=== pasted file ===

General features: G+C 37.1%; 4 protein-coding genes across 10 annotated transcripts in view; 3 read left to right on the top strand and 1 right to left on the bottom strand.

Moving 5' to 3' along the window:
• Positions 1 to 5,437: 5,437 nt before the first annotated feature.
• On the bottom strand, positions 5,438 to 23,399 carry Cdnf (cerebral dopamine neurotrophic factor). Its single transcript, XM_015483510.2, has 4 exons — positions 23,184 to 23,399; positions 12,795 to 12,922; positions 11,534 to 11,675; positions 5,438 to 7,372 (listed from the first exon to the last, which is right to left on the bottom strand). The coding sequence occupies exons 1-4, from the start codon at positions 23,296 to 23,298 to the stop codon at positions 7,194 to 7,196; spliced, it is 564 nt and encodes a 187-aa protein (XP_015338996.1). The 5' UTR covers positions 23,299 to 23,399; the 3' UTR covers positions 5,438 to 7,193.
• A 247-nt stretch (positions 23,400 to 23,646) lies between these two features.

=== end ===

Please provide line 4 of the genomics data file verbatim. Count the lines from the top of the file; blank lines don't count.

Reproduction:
• On the bottom strand, positions 5,438 to 23,399 carry Cdnf (cerebral dopamine neurotrophic factor). Its single transcript, XM_015483510.2, has 4 exons — positions 23,184 to 23,399; positions 12,795 to 12,922; positions 11,534 to 11,675; positions 5,438 to 7,372 (listed from the first exon to the last, which is right to left on the bottom strand). The coding sequence occupies exons 1-4, from the start codon at positions 23,296 to 23,298 to the stop codon at positions 7,194 to 7,196; spliced, it is 564 nt and encodes a 187-aa protein (XP_015338996.1). The 5' UTR covers positions 23,299 to 23,399; the 3' UTR covers positions 5,438 to 7,193.